A new app for iPad called Lineal Timeline launched recently, offering a way to scroll back through historical events from centuries prior, as well as create your own personal timelines using notes and photos from your device’s library. Though appearing deceptively simple, the app’s goal is fairly ambitious: it wants to be able to present all of history in minute-by-minute detail in the iPad’s interface, without overwhelming the user with information.
The answer comes in the form of an iOS 7-only iPad application from a company called Apposite, founded in 2011 by husband and wife team Greg Wieber and Colleen Clery. Greg had previously launched music app Polychord in the iTunes App Store, before the two teamed up on Apposite. The company’s first creation was Microcosm – an experimental sound toy that grabbed a headline on Gizmodo in early 2012.
Lineal Timeline, however, has been on Colleen’s mind for years. She began working on designs for the app back in 2010, after being inspired by the iPad’s capability to organize research and thoughts. Explains Greg, Colleen is dyslexic and has been frustrated how information is often presented in isolation. “For her, understanding comes through placing things in context – by contrasting fields of study, building connections between them, and discovering common themes,” he says.
Meanwhile, Greg, a former EA interaction designer, says he was intrigued by the user interface challenge of building something like Lineal Timeline.
Even if you don’t have a need for organizing your own personal research into some sort of historical context, Lineal Timeline is still an enjoyable way to organize any series of events throughout history that you want to better understand and view more visually. For example, a student struggling to understand how the events of a World War unfolded could plug them into the app and then use it as a reference tool. You could also visualize the important moments throughout a company’s history, or that of an industry. Parents could use Lineal Timeline as a modern-day baby book, tracking the chronology of their child’s first steps and other milestones.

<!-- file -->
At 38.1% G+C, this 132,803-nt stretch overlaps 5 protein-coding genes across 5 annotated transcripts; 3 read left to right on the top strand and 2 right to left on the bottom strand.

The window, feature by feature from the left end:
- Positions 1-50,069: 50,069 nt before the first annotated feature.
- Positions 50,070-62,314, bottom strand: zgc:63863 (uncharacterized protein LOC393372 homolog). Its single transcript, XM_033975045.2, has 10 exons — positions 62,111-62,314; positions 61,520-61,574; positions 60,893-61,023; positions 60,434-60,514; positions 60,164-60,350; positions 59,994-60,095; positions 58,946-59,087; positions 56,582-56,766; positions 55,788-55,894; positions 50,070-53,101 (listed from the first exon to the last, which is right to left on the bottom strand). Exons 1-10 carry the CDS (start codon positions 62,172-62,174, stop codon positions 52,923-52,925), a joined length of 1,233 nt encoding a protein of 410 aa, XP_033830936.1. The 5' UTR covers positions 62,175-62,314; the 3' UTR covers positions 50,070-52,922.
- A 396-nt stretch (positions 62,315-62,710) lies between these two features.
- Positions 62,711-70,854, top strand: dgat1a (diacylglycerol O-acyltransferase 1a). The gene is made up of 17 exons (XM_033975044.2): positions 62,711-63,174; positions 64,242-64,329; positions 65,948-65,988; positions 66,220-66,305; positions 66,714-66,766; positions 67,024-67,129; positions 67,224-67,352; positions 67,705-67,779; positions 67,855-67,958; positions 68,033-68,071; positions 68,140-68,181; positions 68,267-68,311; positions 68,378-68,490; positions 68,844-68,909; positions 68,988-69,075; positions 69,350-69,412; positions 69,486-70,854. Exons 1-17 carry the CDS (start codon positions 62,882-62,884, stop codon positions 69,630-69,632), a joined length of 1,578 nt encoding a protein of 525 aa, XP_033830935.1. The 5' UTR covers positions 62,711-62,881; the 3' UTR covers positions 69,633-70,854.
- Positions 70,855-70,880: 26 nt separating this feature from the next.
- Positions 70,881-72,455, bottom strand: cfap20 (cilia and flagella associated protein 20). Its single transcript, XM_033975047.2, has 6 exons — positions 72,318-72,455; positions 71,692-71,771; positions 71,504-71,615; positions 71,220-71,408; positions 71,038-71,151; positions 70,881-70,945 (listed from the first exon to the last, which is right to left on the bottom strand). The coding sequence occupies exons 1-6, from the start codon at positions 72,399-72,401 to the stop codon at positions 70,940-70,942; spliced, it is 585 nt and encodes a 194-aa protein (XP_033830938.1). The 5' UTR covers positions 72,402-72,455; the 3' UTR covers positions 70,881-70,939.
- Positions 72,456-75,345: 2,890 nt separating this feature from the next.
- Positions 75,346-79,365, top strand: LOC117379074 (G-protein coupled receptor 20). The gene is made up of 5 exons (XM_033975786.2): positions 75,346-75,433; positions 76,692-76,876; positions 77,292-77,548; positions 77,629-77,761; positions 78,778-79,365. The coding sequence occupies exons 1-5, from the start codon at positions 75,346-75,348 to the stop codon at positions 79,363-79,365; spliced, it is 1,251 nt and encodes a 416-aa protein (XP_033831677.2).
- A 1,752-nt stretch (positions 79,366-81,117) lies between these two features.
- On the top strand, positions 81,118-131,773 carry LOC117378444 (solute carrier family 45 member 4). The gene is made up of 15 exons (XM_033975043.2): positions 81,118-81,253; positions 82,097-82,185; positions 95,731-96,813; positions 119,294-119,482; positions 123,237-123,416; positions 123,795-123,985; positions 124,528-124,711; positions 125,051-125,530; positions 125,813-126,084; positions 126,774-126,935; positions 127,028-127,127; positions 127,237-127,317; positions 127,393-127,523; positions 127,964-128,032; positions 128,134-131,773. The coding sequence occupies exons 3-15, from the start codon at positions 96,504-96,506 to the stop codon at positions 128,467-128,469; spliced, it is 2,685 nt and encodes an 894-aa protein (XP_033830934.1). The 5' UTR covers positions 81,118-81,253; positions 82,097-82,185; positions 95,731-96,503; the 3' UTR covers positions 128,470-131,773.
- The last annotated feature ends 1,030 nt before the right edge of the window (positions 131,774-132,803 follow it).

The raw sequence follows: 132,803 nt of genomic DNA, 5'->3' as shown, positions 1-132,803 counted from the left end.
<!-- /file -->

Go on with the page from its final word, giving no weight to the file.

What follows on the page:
The app also supports “future” timelines, which opens it up to other use cases led by project managers or event planners, too.
Today, Greg says he’s been using Lineal while reading about Einstein – plotting his major life events and discoveries, including those of his contemporaries and predecessors all the way back to Newton.
As you create your own timelines in Lineal, you’ll be able to scroll through the moments you add in a variety of ways. If you were to build a timeline for a series of events throughout a decade, for example, when you zoom out, all the events from that decade form a stack which can be scrolled up and down for easy access. Zoom in again, and the events again spread out to their respective years. You can also color tag events to build sub-timelines around themes, and a forthcoming update will make building timelines easier through the addition of import and export tools. That will go a long way to encourage adoption, as today making timelines takes, well, some time.
A bit further down the line, the plan is to also add in collaboration and sharing features. And longer-term, Greg says the company’s overall vision for this and other projects it’s considering, including some smaller apps that emerged while making Lineal, is to bring data visualization tools to ordinary people.
He declined to discuss the business model in-depth (beyond the fact that Lineal is a paid application), saying only that there are “a lot of interesting opportunities once we reach a certain scale.” Well, aren’t there always? However, he did promise Lineal would never introduce things like banner advertising in order to generate additional revenue.